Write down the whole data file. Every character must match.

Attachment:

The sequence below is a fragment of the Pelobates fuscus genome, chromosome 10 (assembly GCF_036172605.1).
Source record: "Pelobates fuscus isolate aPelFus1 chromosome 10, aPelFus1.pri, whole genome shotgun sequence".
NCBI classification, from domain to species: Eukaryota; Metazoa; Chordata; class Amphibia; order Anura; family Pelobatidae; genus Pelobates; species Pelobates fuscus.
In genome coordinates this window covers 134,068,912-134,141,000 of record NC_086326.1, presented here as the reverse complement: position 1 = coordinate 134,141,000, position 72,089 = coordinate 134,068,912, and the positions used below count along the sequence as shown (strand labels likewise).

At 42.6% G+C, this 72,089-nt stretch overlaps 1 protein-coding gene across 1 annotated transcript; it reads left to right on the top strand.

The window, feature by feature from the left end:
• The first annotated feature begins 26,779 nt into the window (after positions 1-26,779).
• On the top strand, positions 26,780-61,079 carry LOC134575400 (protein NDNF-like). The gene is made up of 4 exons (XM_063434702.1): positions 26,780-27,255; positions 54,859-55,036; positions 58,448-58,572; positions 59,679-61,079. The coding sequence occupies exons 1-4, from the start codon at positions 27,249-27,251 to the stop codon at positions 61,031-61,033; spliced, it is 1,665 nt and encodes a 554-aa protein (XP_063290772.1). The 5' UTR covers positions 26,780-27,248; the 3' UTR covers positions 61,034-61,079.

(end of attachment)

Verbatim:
The sequence below is a fragment of the Pelobates fuscus genome, chromosome 10 (assembly GCF_036172605.1).
Source record: "Pelobates fuscus isolate aPelFus1 chromosome 10, aPelFus1.pri, whole genome shotgun sequence".
NCBI classification, from domain to species: Eukaryota; Metazoa; Chordata; class Amphibia; order Anura; family Pelobatidae; genus Pelobates; species Pelobates fuscus.
In genome coordinates this window covers 134,068,912-134,141,000 of record NC_086326.1, presented here as the reverse complement: position 1 = coordinate 134,141,000, position 72,089 = coordinate 134,068,912, and the positions used below count along the sequence as shown (strand labels likewise).

At 42.6% G+C, this 72,089-nt stretch overlaps 1 protein-coding gene across 1 annotated transcript; it reads left to right on the top strand.

The window, feature by feature from the left end:
• The first annotated feature begins 26,779 nt into the window (after positions 1-26,779).
• On the top strand, positions 26,780-61,079 carry LOC134575400 (protein NDNF-like). The gene is made up of 4 exons (XM_063434702.1): positions 26,780-27,255; positions 54,859-55,036; positions 58,448-58,572; positions 59,679-61,079. The coding sequence occupies exons 1-4, from the start codon at positions 27,249-27,251 to the stop codon at positions 61,031-61,033; spliced, it is 1,665 nt and encodes a 554-aa protein (XP_063290772.1). The 5' UTR covers positions 26,780-27,248; the 3' UTR covers positions 61,034-61,079.